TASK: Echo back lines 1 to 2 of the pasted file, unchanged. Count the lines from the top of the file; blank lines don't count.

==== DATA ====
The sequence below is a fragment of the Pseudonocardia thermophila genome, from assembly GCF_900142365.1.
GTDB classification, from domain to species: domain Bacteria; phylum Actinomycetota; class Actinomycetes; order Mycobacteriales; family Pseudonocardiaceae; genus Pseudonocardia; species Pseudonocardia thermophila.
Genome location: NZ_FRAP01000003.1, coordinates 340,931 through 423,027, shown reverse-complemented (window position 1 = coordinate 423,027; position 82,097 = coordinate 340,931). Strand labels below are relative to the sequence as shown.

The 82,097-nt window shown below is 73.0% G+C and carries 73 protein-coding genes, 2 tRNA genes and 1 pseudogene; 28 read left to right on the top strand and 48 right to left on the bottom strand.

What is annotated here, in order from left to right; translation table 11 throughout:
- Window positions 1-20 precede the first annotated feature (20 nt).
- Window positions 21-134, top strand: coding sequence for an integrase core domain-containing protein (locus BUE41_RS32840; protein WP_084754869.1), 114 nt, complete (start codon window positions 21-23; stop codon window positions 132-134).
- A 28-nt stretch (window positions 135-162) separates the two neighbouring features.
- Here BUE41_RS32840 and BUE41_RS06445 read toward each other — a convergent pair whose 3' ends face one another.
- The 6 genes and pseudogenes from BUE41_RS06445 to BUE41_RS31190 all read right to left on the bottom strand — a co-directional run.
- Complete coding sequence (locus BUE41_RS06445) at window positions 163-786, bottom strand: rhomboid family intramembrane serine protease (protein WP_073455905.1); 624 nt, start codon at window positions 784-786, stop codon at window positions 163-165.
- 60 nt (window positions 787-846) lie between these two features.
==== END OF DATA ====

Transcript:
The sequence below is a fragment of the Pseudonocardia thermophila genome, from assembly GCF_900142365.1.
GTDB classification, from domain to species: domain Bacteria; phylum Actinomycetota; class Actinomycetes; order Mycobacteriales; family Pseudonocardiaceae; genus Pseudonocardia; species Pseudonocardia thermophila.